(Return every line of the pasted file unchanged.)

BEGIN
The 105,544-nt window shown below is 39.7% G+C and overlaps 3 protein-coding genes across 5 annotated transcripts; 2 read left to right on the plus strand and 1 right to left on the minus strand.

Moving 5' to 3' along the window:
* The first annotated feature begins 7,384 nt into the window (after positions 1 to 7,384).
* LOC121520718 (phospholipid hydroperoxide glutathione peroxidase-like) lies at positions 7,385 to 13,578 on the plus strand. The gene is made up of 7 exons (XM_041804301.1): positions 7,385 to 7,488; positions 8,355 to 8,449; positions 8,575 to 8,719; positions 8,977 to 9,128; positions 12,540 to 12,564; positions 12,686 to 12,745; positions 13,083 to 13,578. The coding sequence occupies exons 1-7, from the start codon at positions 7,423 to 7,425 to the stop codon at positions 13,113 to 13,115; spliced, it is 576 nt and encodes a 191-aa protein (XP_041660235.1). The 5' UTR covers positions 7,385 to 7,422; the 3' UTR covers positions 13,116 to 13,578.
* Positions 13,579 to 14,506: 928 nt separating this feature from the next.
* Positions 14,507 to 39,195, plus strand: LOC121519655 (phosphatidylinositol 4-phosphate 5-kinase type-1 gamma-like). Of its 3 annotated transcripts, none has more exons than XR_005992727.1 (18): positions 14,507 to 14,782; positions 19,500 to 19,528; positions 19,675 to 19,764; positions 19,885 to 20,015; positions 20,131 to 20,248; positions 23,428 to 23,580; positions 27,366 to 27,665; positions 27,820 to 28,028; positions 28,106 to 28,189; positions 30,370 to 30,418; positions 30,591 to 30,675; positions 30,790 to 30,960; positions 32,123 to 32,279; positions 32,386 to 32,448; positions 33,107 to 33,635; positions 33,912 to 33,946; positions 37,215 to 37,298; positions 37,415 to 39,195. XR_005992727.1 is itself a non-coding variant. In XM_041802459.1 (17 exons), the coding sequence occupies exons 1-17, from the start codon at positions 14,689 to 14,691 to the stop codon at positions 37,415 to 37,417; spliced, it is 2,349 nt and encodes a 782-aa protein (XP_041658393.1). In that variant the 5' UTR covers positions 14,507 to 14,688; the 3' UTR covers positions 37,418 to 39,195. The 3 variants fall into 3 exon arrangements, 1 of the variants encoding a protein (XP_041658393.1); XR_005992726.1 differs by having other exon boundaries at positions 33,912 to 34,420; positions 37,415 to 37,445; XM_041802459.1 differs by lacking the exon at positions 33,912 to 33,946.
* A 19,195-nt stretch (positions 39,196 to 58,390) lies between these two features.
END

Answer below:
The 105,544-nt window shown below is 39.7% G+C and overlaps 3 protein-coding genes across 5 annotated transcripts; 2 read left to right on the plus strand and 1 right to left on the minus strand.

Moving 5' to 3' along the window:
* The first annotated feature begins 7,384 nt into the window (after positions 1 to 7,384).
* LOC121520718 (phospholipid hydroperoxide glutathione peroxidase-like) lies at positions 7,385 to 13,578 on the plus strand. The gene is made up of 7 exons (XM_041804301.1): positions 7,385 to 7,488; positions 8,355 to 8,449; positions 8,575 to 8,719; positions 8,977 to 9,128; positions 12,540 to 12,564; positions 12,686 to 12,745; positions 13,083 to 13,578. The coding sequence occupies exons 1-7, from the start codon at positions 7,423 to 7,425 to the stop codon at positions 13,113 to 13,115; spliced, it is 576 nt and encodes a 191-aa protein (XP_041660235.1). The 5' UTR covers positions 7,385 to 7,422; the 3' UTR covers positions 13,116 to 13,578.
* Positions 13,579 to 14,506: 928 nt separating this feature from the next.
* Positions 14,507 to 39,195, plus strand: LOC121519655 (phosphatidylinositol 4-phosphate 5-kinase type-1 gamma-like). Of its 3 annotated transcripts, none has more exons than XR_005992727.1 (18): positions 14,507 to 14,782; positions 19,500 to 19,528; positions 19,675 to 19,764; positions 19,885 to 20,015; positions 20,131 to 20,248; positions 23,428 to 23,580; positions 27,366 to 27,665; positions 27,820 to 28,028; positions 28,106 to 28,189; positions 30,370 to 30,418; positions 30,591 to 30,675; positions 30,790 to 30,960; positions 32,123 to 32,279; positions 32,386 to 32,448; positions 33,107 to 33,635; positions 33,912 to 33,946; positions 37,215 to 37,298; positions 37,415 to 39,195. XR_005992727.1 is itself a non-coding variant. In XM_041802459.1 (17 exons), the coding sequence occupies exons 1-17, from the start codon at positions 14,689 to 14,691 to the stop codon at positions 37,415 to 37,417; spliced, it is 2,349 nt and encodes a 782-aa protein (XP_041658393.1). In that variant the 5' UTR covers positions 14,507 to 14,688; the 3' UTR covers positions 37,418 to 39,195. The 3 variants fall into 3 exon arrangements, 1 of the variants encoding a protein (XP_041658393.1); XR_005992726.1 differs by having other exon boundaries at positions 33,912 to 34,420; positions 37,415 to 37,445; XM_041802459.1 differs by lacking the exon at positions 33,912 to 33,946.
* A 19,195-nt stretch (positions 39,196 to 58,390) lies between these two features.